with labor marchers and direct actioneers mixing it up. During the march
we scaled the facade of a building on the route and dropped yet another
banner: this one graphic'd with the American colonies' rattlesnake and the
Earth and the message: WTO - DON'T TRADE ON ME, underscored with "Don't
Let Democracy Die In Seattle." Needless to say, the marchers went nuts
when they saw that. We were having fun again.

After grabbing a bite, I dashed to the office of the Independent Media
Center, where Westy was preparing an end-of-day press conference. With
Randy as our spokesperson, we joined with Ruckus, Global Exchange and a
protester who displayed the handful of rubber pellets he had been shot
with, and proclaimed victory. The day, we thought, was nearing its end,
and we had shut down the WTO.

Whoa, as you undoubtedly know. As darkness fell, the looters took to the
streets and the police panicked. It got very eerie as concussion grenades
exploded, fires burned, the police shot at everything in sight, and the
streets were fogged with gas. Things were getting out of hand, and,
barking constantly into our radios ("No, don't go that way, the cops are
attacking!" "Turn around, they're clubbing people from horseback down
there!" "They're dropping tear gas from helicopters!"), we gathered all
our people up, many of whom were resolutely still fighting to keep peace
on the barricades, and returned to our temporary home.

>From there we watched the police assault on the residents of Capitol Hill,
much as you did. We regrouped, debriefed, dispatched representatives to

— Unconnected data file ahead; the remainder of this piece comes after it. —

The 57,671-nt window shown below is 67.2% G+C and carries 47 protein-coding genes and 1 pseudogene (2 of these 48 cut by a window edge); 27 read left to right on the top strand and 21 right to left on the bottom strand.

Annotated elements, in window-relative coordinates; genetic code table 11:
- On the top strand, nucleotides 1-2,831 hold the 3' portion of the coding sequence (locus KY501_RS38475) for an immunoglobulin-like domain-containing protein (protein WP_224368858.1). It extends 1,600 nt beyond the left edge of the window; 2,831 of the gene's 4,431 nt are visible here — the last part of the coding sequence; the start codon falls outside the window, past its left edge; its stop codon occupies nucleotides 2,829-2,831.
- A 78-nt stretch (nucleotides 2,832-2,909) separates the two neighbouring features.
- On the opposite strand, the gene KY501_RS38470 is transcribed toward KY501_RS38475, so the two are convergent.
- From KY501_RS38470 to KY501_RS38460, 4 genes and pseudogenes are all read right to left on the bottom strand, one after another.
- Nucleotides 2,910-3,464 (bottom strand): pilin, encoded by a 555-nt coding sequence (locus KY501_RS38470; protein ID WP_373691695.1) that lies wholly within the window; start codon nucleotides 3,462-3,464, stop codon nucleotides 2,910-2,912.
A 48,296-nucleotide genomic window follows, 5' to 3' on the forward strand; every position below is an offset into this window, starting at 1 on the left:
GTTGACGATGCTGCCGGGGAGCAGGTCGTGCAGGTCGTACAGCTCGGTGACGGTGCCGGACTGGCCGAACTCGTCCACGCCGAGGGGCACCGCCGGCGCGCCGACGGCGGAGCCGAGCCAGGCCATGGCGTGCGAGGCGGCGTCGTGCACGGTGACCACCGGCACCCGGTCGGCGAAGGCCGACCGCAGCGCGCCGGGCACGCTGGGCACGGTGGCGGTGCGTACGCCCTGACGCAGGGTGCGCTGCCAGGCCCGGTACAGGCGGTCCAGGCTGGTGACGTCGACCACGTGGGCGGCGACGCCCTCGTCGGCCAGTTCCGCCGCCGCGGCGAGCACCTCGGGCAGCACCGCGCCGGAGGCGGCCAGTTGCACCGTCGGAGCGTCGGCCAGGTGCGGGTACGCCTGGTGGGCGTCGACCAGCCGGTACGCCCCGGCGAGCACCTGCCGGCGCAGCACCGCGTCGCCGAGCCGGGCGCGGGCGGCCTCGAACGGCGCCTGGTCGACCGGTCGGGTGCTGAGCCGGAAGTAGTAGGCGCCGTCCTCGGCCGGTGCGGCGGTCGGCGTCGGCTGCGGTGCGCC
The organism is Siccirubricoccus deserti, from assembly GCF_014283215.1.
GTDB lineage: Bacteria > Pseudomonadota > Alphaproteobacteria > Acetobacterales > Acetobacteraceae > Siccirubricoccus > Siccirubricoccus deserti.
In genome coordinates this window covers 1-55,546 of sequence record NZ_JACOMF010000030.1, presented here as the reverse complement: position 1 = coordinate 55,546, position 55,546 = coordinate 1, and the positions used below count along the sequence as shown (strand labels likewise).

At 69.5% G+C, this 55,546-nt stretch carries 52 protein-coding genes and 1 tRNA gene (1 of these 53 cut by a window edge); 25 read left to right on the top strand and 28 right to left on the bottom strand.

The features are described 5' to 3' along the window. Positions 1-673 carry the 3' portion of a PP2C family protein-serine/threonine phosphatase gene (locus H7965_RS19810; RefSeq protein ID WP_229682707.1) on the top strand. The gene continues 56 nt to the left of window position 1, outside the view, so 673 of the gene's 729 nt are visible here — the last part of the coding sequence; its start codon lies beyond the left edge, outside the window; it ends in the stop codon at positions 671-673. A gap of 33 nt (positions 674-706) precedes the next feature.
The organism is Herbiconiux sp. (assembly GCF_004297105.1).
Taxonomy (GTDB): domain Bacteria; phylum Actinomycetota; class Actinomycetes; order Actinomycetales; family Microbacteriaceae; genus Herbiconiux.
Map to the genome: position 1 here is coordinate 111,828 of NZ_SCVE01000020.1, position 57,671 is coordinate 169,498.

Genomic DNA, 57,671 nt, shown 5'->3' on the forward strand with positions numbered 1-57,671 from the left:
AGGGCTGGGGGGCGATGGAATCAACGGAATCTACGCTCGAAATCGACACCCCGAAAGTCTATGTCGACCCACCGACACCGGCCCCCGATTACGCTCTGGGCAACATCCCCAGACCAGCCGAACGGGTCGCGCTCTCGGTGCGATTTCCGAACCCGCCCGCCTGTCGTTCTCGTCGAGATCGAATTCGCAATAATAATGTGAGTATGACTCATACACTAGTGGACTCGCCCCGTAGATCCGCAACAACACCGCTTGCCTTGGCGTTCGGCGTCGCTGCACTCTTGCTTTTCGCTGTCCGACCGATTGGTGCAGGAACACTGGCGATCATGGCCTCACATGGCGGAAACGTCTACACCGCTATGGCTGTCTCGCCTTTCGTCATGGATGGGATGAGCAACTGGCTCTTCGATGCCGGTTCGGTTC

the meeting at DAN HQ, just on the edge of the curfew zone, and planned
our moves for the next day.

I'll pick up the pace of the tale from here. By the next morning, the
police had switched tactics. No longer would they shoot, it seemed, now
they would assault and arrest. Clueless in Seattle, to quote Tom Hayden.
At the police chief and mayor's press conference we had watched on TV late
the night before, they announced that they were going to go after the
"ringleaders." Early the next morning, D1, John Sellers was singled out
and attacked by three police, leaving him with a cut over one eye and a
bruise and scrape on his forehead. They had clearly targeted John, despite
the fact that he had spent months working with both protesters and cops to
ensure that resistance to the WTO was non-violent. This was the day that
Clinton was going to speak, and they were going to make sure that the
protesters knew their place.

And at about 10am I found my place - pinned against a wall with over a
hundred others by National Guard dressed in Seattle PD armor, watching
them arrest another hundred peaceful, non-violent marchers who had been
herded and trapped in a small corner plaza downtown. After being assured
we would not be arrested (I still wanted to go inside the Ministerial with
my credential), we stood singing good old traditionals like America the
Beautiful, My Country 'Tis of Thee and This Land is Your Land. Apparently
we didn't sing too well because as soon as they finished with those
willing to be arrested, they pivoted and rushed us, smashing us into the
wall. Within 10 minutes I was cuffed and in the bus. They drove us to a
converted naval base, where we spent the next 15 hours on the bus, eating
and drinking only the food and water we had on hand (they gave us none),
doing interviews and organizing the next morning's press conference until
our cell phones went dead (we were quite adept at getting out of the
plastic cuffs), singing, meeting (of course) and demanding to see our
lawyers.

Finally, at 1am, after moving the two busses away from view of the TV
cameras, they stormed the busses, and, pepper spraying those who
vigorously resisted, dragged us indoors into the facility. At 9am, after
stripping us of belts and shoelaces, we were shackled around the waist,
wrists and ankles and transferred to jail.